With only a year’s experience on the Senate Education Committee, I don’t claim to have definitive answers.  But I can make some observations.  I have spent a good portion of the last year visiting classrooms, talking with teachers and administrators and reviewing various education initiatives. There are lots of creative ideas being pursued by schools and the Public Education Department to make education more relevant both for kids planning to attend college and those planning to pursue a trade after high school.  There are lots of dedicated folks working in our schools. But there are significant hurdles to be cleared if we are to achieve widespread success.  Here are some thoughts.

-We’ve got too many cooks.  Federal, State and local school officials are practically trampling over one another with programs to improve our schools. Unfortunately they are trampling over our teachers as well.  Overwhelmed with an obsessively long and poorly coordinated list of standardized tests, procedures, and programs de jour, our teachers have less time than ever to devote to the individual needs of students.

Some teachers have noted that they administer standardized tests up to 30 days out of the school year.  In comparison, colleges require only one four-hour SAT to determine academic readiness.  Something is wrong with this picture.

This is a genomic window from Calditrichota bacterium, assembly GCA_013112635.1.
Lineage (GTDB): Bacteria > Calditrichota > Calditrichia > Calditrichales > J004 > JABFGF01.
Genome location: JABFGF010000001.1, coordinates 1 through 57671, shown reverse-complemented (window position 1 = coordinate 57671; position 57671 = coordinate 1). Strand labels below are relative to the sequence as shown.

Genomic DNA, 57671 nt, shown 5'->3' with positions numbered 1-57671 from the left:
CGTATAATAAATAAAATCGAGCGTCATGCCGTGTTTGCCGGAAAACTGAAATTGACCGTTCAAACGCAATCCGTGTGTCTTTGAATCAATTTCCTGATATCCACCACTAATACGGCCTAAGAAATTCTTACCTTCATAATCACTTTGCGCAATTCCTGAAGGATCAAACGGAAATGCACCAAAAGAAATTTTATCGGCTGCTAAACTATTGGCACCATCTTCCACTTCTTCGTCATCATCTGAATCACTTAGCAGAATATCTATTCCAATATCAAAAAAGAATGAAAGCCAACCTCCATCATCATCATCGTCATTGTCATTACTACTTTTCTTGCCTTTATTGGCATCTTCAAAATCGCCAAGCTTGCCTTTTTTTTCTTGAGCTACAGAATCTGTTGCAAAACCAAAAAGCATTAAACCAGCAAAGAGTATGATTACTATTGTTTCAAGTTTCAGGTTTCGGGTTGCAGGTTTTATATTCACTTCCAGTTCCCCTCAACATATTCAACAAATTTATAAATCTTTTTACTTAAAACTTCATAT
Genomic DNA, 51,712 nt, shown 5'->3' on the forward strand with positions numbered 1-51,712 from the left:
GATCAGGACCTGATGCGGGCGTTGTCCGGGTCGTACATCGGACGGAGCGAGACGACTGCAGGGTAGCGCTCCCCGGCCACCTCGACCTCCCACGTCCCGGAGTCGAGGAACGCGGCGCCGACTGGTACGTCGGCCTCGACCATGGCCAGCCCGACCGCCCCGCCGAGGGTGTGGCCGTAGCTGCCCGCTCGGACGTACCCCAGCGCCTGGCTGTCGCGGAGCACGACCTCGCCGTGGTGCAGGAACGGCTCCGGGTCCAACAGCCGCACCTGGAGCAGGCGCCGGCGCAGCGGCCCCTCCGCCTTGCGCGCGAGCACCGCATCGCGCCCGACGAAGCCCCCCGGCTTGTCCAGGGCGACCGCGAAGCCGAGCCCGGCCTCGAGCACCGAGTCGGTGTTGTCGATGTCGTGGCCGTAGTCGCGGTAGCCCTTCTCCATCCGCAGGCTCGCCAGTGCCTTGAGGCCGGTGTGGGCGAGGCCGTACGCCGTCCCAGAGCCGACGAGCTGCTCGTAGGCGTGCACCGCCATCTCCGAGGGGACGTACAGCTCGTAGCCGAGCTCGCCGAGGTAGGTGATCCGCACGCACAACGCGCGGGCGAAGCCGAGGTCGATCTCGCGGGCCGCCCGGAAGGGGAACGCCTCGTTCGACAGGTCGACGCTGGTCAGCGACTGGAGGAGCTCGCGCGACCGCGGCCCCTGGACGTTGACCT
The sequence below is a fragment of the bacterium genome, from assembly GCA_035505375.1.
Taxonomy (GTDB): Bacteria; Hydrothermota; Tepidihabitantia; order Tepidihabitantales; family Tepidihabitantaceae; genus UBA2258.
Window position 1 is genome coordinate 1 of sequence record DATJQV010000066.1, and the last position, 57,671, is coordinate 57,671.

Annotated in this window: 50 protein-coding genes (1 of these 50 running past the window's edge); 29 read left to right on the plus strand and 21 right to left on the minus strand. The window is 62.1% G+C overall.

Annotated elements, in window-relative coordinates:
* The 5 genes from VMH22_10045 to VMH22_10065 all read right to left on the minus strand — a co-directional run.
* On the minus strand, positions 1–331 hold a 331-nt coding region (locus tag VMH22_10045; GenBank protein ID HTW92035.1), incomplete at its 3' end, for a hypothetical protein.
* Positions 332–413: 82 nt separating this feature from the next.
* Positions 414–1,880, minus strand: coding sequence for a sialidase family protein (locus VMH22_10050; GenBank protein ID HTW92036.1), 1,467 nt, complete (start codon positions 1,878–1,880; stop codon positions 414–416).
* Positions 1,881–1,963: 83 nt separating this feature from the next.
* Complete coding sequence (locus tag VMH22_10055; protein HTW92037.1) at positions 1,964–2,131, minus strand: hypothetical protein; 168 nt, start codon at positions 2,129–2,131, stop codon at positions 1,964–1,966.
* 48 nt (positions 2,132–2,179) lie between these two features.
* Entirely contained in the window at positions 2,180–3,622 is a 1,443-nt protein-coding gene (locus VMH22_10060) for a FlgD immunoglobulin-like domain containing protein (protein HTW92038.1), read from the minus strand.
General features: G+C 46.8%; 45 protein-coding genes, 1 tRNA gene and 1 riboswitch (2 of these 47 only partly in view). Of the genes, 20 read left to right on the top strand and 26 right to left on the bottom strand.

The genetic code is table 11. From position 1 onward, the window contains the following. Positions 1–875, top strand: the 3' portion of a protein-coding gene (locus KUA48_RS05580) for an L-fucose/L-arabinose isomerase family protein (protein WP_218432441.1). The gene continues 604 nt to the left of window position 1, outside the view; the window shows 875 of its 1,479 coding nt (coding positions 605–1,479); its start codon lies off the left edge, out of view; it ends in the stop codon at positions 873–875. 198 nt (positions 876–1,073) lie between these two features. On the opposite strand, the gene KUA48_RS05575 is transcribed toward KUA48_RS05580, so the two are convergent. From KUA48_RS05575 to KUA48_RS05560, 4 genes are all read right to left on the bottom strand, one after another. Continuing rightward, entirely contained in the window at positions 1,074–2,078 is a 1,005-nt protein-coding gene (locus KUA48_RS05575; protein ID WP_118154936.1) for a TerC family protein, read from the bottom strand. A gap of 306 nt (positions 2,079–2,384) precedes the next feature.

I have already worked successfully with Las Cruces Schools Superintendent Stan Rounds and the Public Education Department to get a number of existing standardized tests declared optional for fiscal 2011.  It will be up to individual districts to decide what tests they can eliminate, and we still must come up with a permanently streamlined standardized testing program for the future.  Additional work must be done to streamline New Mexico’s overly prescriptive, bureaucratic and time-consuming procedures for helping lagging students.

-We are not spending our education dollars wisely, despite the current budget crunch.  New Mexico has 89 school districts and additional charter school offices with purely administrative costs of $386 million in the 2008/2009 school year.  That amounts to about $1,200 per student. These costs did not include any administrators inside schools such as principals and their staff.  Forty-nine of the school districts have fewer than 1000 children – many fewer than 500.  Yet each district has a superintendent and a school board.